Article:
Jessica Miller-Merrell | , , , , , ,| By
You may not know but I also serve as a writer for SmartBrief. This article I wrote was originally posted at SmartBrief’s Social Media Blog here where I’m covering the female blogger conference, BlogHer.
There is no longer any that doubt that blogging is big business, said branding expert Sandra Miley,who spoke at BlogHer Pathfinder Day on Thursday. There are almost 165 million active blogs in the world, as of February 2011, and mommy bloggers are the largest group of bloggers in the world, she notes. BlogHer, a blogging community of women, boasts 25 million unique visitors to their website each month.
But how can aspiring bloggers get started with finding a voice and an audience? Miley, who has worked with companies such as Adobe, Nokia and Rackspace, gave BlogHer attendees insights into building and growing a blog into a brand and business.
From #BlogHer Mind the Gap With Your Blog’s Brand
Miley recommends that bloggers start by conducting a gap analysis to design and develop their brand and then target the right audience to monetize their blog. A gap analysis is a common planning and strategy tactic used by businesses to determine ways a brand can adapt to market conditions to reach their goals. For a blogger, these goals could be to increase Web traffic, e-mail subscribers and blog comments, or to lower a blog’s bounce rate.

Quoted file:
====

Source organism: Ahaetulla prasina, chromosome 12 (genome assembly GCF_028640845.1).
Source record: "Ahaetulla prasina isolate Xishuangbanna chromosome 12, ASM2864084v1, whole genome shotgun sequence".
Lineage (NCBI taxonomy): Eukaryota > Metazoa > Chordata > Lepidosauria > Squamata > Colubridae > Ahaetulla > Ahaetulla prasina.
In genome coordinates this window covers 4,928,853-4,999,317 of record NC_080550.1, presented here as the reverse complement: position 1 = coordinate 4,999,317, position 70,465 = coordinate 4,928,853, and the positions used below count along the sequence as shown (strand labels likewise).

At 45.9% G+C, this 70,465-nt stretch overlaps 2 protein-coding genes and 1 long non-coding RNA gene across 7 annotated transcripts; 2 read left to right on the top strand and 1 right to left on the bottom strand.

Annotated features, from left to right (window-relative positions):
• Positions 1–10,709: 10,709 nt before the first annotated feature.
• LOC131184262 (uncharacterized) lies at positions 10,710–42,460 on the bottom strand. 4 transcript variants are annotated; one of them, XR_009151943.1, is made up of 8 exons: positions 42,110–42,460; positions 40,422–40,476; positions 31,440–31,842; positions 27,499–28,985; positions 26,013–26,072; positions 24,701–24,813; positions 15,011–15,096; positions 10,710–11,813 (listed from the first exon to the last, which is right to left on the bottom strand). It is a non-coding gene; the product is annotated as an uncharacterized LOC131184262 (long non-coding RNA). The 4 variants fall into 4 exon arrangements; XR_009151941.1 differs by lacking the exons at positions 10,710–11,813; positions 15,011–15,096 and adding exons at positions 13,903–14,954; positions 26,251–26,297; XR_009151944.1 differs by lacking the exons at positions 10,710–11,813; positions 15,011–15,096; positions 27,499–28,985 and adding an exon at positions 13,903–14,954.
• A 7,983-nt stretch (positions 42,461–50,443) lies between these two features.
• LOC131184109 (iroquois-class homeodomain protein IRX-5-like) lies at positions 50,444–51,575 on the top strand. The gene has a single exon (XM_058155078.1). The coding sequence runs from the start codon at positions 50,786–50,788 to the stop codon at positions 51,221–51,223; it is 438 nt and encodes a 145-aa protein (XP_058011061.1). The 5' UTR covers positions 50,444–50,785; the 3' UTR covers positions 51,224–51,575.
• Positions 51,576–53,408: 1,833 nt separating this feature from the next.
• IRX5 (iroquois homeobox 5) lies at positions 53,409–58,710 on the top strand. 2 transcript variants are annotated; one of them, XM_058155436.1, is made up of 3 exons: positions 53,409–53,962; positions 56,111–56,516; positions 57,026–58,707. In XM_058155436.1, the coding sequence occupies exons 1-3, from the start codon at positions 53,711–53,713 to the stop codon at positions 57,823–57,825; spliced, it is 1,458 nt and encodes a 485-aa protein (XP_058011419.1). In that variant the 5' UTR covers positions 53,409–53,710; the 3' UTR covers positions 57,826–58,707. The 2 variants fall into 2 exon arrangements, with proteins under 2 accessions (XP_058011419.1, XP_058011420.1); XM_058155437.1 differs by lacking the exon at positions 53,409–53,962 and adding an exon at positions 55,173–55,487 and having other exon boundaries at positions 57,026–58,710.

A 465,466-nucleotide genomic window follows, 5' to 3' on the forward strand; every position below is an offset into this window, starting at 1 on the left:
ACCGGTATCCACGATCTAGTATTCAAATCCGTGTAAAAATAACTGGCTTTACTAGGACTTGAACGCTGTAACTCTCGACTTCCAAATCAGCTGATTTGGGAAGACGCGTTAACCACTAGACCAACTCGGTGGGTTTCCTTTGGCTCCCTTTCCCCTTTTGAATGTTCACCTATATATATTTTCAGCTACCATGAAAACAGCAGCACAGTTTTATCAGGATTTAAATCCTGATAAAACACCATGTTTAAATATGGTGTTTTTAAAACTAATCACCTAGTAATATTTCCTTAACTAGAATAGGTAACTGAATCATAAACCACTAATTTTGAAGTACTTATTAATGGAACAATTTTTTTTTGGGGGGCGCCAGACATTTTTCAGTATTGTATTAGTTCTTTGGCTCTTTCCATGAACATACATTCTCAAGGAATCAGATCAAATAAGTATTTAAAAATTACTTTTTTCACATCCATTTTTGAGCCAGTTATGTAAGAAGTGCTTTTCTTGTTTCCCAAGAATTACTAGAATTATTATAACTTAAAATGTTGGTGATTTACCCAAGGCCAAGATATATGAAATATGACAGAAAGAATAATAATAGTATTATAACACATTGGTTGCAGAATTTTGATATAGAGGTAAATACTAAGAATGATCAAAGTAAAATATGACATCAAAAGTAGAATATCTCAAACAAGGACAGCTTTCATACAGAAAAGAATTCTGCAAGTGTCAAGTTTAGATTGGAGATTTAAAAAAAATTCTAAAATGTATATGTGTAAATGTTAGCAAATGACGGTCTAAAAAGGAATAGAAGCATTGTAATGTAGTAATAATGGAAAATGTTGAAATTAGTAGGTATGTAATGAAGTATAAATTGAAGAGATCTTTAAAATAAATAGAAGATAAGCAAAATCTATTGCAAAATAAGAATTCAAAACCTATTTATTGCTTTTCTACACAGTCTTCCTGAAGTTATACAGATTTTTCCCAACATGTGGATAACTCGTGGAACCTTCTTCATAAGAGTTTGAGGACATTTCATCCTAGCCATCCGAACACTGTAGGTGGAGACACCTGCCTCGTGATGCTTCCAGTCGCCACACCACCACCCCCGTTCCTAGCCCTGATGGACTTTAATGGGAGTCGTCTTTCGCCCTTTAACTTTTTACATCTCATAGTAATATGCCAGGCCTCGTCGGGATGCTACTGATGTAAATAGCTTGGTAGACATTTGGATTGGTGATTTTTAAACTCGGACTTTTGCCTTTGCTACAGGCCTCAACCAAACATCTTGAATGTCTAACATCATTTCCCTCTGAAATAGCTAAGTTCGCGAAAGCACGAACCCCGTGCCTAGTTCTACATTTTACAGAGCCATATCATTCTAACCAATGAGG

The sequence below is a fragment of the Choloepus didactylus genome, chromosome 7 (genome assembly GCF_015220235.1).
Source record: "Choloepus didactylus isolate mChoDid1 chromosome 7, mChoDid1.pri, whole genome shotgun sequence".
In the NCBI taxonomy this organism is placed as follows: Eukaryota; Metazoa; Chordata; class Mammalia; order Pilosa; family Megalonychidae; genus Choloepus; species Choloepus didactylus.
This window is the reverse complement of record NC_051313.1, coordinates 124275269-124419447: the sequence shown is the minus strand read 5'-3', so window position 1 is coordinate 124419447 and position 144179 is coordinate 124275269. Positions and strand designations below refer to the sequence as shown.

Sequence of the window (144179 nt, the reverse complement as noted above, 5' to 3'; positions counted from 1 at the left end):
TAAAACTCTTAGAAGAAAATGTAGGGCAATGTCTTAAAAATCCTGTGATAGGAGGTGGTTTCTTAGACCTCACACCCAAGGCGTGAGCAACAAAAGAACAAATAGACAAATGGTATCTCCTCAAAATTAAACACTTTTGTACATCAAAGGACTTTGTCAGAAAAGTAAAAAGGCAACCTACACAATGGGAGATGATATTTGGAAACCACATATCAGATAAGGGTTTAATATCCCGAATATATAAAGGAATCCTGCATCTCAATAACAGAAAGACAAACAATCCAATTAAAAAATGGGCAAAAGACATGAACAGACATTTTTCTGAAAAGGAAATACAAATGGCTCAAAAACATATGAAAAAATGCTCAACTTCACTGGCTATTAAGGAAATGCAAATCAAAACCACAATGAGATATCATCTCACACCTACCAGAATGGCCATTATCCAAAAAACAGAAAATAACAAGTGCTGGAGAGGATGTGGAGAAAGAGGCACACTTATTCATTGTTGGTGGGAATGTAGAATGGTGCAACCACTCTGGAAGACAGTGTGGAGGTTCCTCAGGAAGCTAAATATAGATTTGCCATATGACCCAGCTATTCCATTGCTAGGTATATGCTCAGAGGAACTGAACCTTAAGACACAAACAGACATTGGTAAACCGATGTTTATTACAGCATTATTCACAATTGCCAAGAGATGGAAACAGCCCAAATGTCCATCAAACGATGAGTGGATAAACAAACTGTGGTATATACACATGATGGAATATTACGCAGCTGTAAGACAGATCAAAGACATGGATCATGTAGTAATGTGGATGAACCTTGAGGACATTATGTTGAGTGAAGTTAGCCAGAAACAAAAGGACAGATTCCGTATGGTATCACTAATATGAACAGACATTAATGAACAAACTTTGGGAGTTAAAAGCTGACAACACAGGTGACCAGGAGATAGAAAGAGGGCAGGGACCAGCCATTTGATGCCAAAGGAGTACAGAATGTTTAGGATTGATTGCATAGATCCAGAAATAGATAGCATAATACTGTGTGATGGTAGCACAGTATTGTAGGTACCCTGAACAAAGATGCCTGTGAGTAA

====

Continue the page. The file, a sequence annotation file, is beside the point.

Performing a gap analysis involves a simple five-step process:
- Start with a list known gaps — holes in the market where a need is not being served by the products and services currently available.
- List potential gaps — areas of opportunity that could arise later.
- Make a list of triggers that may lead to gaps — what could you do to turn a potential gap into a real opportunity?
- List market trends related to your industry or blog specialization. Where do you fit in?
- Assign actions you can take in these areas.
An analysis like this can be as involved or as simple as you wish. The goal is to benefit the end user and its complexity depends on the complexity of your own brand, blog and business.
This analysis should be repeated once every two years for maximum effectiveness. The strategy you devise won’t be so different from the ones large corporations use — you’re just working on a smaller scale. But even though the scale may be smaller, these kinds of insights are every bit as important to bloggers large and small.
Miley says it’s important to work with someone who isn’t closely involved with your blog, because that distance will allow them to see the big picture. But that doesn’t mean you have to hire a professional to get the job done, she argues.
A gap analysis will provide bloggers who are building a brand presence with an understanding of where the market opportunities lie, allowing a clear strategy and brand vision to be established. When it comes to the process of growing and facilitating your community, good content wins out every time. “Be yourself and the flock will find you,” says Miley when discussing brand authenticity. “There is power in being your authentic self.”